Combining Apache and Perl
Now that we have gone through a basic introduction to mod_perl and writing CGI-style programs with Apache::Registry, let's look at an example of CGI programs under mod_perl—a simple guest book program that takes form parameters and appends their contents to a file on the system. The form is shown in Listing 1. Note that the form looks just like the forms we have seen in the past. The sole difference is our form's action, which sits in perl-bin rather than the usual cgi-bin.
The program is shown in Listing 2. If we were to add a “hash-bang” first line to this program, it would operate equally well under CGI or mod_perl environments. We use CGI.pm to retrieve information about the submitted form. While this works just fine for recent versions of CGI.pm, earlier versions are not completely compatible with Apache::Registry.
The main difference between the program in Listing 2 and its CGI counterpart is speed. While I cannot give exact numbers, my subjective tests showed the response from mod_perl to be almost instantaneous, with the CGI version taking noticeably longer—perhaps up to one second. This might not seem like much, but the combination of a cached CGI program with an already-running version of Perl is impressive, even with a short program that compiles quickly. As you can see, it does not require many changes to your original program.
So far, I have mentioned mod_perl only as a replacement for CGI. However, mod_perl is much more than that; it gives you a Perl interface to the guts of Apache. If you have configured your server correctly, you can modify every aspect of Apache using a Perl program. Better yet, some enterprising souls have already spent time writing modules which do just that. For example, the Apache::Status module allows you to take a look at the current state of mod_perl running on your server. Apache::Status comes with mod_perl and is a good example of what can be done with this package.
As was the case with Apache::Registry, we are going to have to set the handlers for a particular directory. In this case, the directory does not have to physically exist on the disk, since the URL is interpreted before a file is ever opened. You must add these lines to your srm.conf file in order to get the Perl status:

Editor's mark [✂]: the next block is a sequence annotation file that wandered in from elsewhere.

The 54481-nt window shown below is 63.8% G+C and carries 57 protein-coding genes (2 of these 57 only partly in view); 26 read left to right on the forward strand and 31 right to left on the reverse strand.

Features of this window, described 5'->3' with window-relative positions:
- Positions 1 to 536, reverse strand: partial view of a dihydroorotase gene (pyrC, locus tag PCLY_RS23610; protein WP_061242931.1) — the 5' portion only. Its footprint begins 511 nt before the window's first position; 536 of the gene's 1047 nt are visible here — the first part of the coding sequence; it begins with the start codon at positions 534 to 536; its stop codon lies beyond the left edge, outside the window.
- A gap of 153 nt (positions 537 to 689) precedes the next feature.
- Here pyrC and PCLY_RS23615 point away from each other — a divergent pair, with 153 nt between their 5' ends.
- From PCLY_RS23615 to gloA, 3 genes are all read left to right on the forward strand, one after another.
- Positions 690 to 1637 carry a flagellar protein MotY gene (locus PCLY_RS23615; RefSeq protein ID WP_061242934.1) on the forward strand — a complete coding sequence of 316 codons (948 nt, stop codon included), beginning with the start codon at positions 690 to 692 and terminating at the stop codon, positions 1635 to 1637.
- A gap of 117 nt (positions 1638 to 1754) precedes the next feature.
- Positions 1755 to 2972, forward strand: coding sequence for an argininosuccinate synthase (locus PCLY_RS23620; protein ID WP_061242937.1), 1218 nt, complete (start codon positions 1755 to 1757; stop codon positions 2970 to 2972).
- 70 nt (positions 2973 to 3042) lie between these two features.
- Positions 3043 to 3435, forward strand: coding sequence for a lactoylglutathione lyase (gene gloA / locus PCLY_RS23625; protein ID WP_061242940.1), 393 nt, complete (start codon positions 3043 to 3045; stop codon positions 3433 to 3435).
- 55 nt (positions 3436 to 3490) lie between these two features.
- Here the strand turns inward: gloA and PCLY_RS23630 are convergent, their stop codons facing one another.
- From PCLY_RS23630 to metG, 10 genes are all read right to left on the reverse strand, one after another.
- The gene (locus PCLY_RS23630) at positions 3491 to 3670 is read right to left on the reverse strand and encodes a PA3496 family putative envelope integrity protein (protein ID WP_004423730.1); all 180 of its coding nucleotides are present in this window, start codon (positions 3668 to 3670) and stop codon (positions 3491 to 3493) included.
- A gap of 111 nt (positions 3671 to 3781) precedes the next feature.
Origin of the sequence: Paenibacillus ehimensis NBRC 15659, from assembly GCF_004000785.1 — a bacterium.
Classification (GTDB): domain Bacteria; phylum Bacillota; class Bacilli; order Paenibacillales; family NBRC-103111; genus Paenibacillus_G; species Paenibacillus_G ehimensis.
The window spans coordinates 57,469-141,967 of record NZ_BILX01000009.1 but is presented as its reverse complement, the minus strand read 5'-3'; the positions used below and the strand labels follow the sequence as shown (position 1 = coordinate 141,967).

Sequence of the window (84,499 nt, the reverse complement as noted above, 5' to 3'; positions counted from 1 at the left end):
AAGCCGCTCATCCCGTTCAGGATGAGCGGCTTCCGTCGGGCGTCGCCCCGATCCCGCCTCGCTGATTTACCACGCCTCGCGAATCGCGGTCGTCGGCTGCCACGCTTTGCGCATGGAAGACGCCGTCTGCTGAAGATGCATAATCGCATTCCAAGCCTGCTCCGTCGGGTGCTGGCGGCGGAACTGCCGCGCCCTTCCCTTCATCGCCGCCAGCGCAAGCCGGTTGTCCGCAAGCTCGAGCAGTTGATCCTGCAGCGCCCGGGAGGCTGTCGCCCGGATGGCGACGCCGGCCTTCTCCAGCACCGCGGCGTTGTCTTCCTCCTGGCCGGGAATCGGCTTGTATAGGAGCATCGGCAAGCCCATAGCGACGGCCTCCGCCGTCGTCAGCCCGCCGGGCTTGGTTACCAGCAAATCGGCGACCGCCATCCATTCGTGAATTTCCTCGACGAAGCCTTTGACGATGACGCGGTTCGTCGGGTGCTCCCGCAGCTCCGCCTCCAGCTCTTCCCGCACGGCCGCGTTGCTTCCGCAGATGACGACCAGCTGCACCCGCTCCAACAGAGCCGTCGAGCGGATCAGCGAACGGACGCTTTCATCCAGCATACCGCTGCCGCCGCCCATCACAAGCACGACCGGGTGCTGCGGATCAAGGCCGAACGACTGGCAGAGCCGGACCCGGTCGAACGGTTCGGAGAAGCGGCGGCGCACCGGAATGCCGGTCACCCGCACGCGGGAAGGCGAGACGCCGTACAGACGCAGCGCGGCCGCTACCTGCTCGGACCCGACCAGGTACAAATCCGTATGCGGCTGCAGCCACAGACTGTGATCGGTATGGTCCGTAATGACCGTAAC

<Location /perl-status> SetHandler perl-script PerlHandler Apache::Status </Location>
As was the case with Apache::Registry, we set the Apache handler to be perl-script. Since we want Apache::Status to be handling the perl-status directory, we point to it as our PerlHandler.
If you put the above lines in your server's srm.conf file and restart the server, anyone requesting /perl-status from your server is going to have access to information about your server. If you would prefer to keep such information private, you must use access controls, as shown in the following example:
<Location /perl-status> SetHandler perl-script PerlHandler Apache::Status order deny,allow deny from all allow from 127. </Location>
This allows you to retrieve status information from the server computer itself; attempts to retrieve /perl-status from another computer will be greeted with an “unauthorized access” message.
I have been surprised and impressed by mod_perl's speed and flexibility, and I expect to use it more and more as time goes on. The fact that it can run most existing CGI programs without modification is a great boon to those of us who already have a stockpile of such programs.
mod_perl is not a panacea, of course. Its speed comes at a price; namely, greater demands for system memory. The inclusion of Perl (a known memory hog) inside of Apache means that the httpd processes on your server will start off larger than otherwise. Over time, each server process will grow, as compiled Perl programs are cached in memory. Before you use mod_perl on your system, you should make some calculations regarding the amount of memory that Apache is using; this may affect the number of server processes you want to run on your system.
Nevertheless, mod_perl is a tremendous advance for both Apache and Perl and promises to get much better with time. Next month, we will look at some of the ways in which mod_perl can speed up our database connections, making Apache an even better server for dynamic sites dependent on relational databases.
Practical Task Scheduling Deployment
July 20, 2016 12:00 pm CDT
One of the best things about the UNIX environment (aside from being stable and efficient) is the vast array of software tools available to help you do your job. Traditionally, a UNIX tool does only one thing, but does that one thing very well. For example, grep is very easy to use and can search vast amounts of data quickly. The find tool can find a particular file or files based on all kinds of criteria. It's pretty easy to string these tools together to build even more powerful tools, such as a tool that finds all of the .log files in the /home directory and searches each one for a particular entry. This erector-set mentality allows UNIX system administrators to seem to always have the right tool for the job.
Cron traditionally has been considered another such a tool for job scheduling, but is it enough? This webinar considers that very question. The first part builds on a previous Geek Guide, Beyond Cron, and briefly describes how to know when it might be time to consider upgrading your job scheduling infrastructure. The second part presents an actual planning and implementation framework.
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